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    French Import Uniform Identified to a Hard-fighting Member of the 62nd Pa. Vol. Infantry. This is a noteworthy example of the colorful infantry uniform purchased in quantity from France at the outbreak of the Civil War, worn by Sgt. Robert N. Martin, Co. M, 62nd Pa. Vol. Infantry. The set consists of a short-skirted, dark blue woolen broadcloth tunic with yellow piping along the collar, outer seam and cuffs to which is fastened the original yellow and green cloth epaulets. The front closes with nine pewter buttons decorated with an eagle/shield/stars design specially manufactured for these America-bound uniforms. Eight of the original buttons remain on the front, with two smaller ones at each cuff and another smaller one holding a belt loop at the left side. Four large buttons, more piping and two small yellow wool "bugles" ornament the coat tails. The quilted white canvas interior is soiled but otherwise perfect with the name "R N Martin" inscribed in ink, along with some miscellaneous French manufacturer's markings. The trousers are made from medium blue wool with voluminous legs, pleated around the waistband and gathered at the cuffs, which are closed by a simple tin button. There are two hip pockets in the outer seam and a watch pocket at the waist. A narrow belt adjusts the trousers at the back and the interior is unmarked except for the vestiges of a French manufacturer's or inspector's stamp. Added to the set is a French Model 1860 infantry shako as imported with these uniforms. The stiff black leather headgear stands approximately six inches tall and has a large gold-washed ornamental plate featuring a spread-winged eagle, oak and laurel leaves and other devices stamped in relief. Above the plate is a round metal red/white/blue rosette. The chinstrap, which extends from the interior of the cap, is also in place. Added as well is a pair of brown leather leggings similar to those worn with this uniform. In 1861 the U.S. Government contracted with the Godillot firm in Paris for 10,000 sets of infantry clothing based on that worn by the French light riflemen. Delivery was made in December and the sets were first issued to the 62nd as well as the 83rd Pa. and the 18th Mass. infantry regiments. Sgt. Martin fought with his distinguished unit from enlistment in August, 1861 to discharge in August, 1864. As part of the V Corps it participated in all the battles of the Army of the Potomac, taking particularly severe casualties at Fredericksburg and Gettysburg.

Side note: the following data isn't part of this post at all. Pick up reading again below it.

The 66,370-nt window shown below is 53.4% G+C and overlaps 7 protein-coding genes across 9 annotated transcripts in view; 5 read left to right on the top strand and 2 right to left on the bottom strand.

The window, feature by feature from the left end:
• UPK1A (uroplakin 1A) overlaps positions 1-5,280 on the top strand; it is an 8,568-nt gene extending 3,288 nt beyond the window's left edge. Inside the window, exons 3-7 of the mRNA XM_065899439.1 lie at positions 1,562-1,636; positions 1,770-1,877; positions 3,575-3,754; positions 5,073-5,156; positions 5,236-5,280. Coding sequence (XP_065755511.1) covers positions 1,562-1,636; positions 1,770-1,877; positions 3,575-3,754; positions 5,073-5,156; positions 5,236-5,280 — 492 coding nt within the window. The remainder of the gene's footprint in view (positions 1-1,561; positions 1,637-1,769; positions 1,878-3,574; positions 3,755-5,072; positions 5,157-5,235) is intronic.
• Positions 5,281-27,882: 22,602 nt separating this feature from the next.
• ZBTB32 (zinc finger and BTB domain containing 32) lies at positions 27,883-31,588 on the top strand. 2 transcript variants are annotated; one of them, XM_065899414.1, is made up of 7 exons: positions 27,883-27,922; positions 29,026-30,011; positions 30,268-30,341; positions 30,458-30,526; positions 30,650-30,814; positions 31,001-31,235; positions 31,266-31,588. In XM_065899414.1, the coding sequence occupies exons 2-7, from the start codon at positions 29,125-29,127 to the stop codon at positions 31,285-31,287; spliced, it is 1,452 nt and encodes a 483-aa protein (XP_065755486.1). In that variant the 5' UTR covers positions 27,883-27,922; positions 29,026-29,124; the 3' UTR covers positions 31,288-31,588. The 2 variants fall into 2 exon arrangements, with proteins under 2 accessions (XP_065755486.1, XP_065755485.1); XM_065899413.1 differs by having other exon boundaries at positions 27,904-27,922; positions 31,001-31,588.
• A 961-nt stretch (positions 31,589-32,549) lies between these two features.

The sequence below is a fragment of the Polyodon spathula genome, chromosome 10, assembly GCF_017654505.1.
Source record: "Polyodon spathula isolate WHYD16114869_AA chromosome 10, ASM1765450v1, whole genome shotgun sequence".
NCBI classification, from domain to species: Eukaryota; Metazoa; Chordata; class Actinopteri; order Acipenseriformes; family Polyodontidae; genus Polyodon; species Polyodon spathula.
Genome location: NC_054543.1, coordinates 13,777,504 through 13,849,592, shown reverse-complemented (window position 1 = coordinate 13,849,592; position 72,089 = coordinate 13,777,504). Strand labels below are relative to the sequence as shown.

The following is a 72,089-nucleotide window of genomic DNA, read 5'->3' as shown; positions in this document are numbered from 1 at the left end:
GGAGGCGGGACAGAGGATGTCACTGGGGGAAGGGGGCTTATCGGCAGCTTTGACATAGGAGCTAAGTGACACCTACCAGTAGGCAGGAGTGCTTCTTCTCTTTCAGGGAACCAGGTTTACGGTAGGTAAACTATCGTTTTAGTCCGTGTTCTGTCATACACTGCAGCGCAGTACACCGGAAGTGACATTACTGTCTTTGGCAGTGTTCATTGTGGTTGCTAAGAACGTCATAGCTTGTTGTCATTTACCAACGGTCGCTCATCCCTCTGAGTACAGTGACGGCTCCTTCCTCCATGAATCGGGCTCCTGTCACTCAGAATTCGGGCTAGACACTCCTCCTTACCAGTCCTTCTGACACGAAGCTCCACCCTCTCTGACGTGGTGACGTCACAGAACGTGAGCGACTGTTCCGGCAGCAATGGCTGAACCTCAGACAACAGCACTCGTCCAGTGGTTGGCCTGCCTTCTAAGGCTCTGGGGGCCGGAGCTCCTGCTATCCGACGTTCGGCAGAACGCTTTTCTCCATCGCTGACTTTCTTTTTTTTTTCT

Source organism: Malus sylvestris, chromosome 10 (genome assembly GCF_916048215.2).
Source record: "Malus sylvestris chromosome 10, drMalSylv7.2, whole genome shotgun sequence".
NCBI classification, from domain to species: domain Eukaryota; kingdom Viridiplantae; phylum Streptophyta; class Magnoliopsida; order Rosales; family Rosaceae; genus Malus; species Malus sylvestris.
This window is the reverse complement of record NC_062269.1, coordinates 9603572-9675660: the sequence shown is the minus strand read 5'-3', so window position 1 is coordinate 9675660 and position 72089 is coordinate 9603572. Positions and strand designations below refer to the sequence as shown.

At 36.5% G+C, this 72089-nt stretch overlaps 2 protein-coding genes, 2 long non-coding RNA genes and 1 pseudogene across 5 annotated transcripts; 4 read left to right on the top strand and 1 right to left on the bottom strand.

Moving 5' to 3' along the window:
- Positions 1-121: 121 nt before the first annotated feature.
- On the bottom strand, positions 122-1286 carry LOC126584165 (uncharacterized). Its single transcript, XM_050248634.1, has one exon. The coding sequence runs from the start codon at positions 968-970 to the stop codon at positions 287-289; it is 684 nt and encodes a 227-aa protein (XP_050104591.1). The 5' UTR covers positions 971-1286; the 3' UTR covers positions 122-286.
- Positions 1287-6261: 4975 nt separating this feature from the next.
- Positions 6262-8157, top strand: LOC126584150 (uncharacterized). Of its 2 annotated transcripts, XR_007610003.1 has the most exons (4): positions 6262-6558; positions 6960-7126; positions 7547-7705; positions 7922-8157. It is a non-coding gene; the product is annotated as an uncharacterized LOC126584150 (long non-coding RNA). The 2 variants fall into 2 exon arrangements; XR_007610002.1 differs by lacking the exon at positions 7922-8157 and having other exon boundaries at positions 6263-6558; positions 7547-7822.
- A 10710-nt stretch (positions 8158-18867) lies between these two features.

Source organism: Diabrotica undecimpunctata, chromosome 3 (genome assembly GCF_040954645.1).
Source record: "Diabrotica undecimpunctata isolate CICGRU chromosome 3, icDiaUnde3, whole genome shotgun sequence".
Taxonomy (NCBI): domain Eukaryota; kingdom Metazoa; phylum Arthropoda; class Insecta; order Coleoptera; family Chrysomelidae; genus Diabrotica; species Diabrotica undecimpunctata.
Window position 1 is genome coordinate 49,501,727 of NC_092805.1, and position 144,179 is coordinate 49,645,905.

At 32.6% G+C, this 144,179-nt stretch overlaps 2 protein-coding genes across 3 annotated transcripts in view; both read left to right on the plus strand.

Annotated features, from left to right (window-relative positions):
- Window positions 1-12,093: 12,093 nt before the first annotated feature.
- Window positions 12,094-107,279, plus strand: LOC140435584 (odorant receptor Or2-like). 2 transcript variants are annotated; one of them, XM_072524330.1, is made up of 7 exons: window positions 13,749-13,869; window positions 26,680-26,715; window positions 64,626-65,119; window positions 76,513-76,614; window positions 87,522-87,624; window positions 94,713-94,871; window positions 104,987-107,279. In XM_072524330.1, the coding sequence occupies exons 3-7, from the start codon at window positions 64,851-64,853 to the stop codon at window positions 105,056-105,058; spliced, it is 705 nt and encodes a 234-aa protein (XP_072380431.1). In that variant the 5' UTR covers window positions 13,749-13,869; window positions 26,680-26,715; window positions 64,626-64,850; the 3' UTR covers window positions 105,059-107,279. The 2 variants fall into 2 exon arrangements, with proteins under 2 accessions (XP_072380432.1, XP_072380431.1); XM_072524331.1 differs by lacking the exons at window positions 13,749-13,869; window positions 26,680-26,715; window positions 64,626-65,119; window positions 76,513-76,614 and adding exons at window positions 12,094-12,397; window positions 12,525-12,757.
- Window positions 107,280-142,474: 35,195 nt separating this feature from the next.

In addition to the above items is Martin's multi-page diary 65 pages, unbound, sheet sizes range 5" x 7" to 8" x 12", variously written in pen and pencil, Virginia, Maryland and Pennsylvania locations, 1862-1863. Although the diary is war date, some of it is written after the fact. Martin joined Co. "A" 3rd Pennsylvania Volunteers on April 20, 1861, re-enlisting in Co. "M", 62nd Pennsylvania Infantry on August 9, 1861. During the period described in his diary, Martin's regiment belonged to the First Division of the Fifth Corps, Army of the Potomac. Robert Martin survived to muster out a first lieutenant on August 15, 1864. A keen observer and competent writer, Martin's diary is a compelling account of life as an infantry soldier.

    Excerpts include: "(Camp Winfield Scott, Virginia, April 24, 1862) front of the Rebel fort we have a good view of one of our masked batteries mounting five 32 pounders...we had an excellent view of the Rebels & their works...(Sharpsburg, Maryland, September 17, 1862) daybreak we heard the artillery at their work while we were getting our coffee...the engagement soon became general...their round shot flew in our neighborhood but did no damage...(Chancellorsville, Virginia, May 1, 1863)...a little farther we see the balloons. At the same time heavy firing on our Right & countless shells explode...My company was thrown in the woods as flankers relieving L company...we reached a point 2 miles distant from our original line when a furious cannonading commenced accompanied with terrific volleys of musketry. The Rebs cheering loudly they are making a desperate attempt to break our lines...night set in the moon shone brilliant giving the Rebs the opportunity of continuing his attack. From where I stood I could see the flash of each piece of artillery that showered the grape & canister in to the Rebel sounds dreadful in daylight but how unnatural it seemed at night...".

    Auction Info

    Auction Dates
    June, 2013
    8th Saturday
    Bids + Registered Phone Bidders: 1
    Lot Tracking Activity: N/A
    Page Views: 2,584

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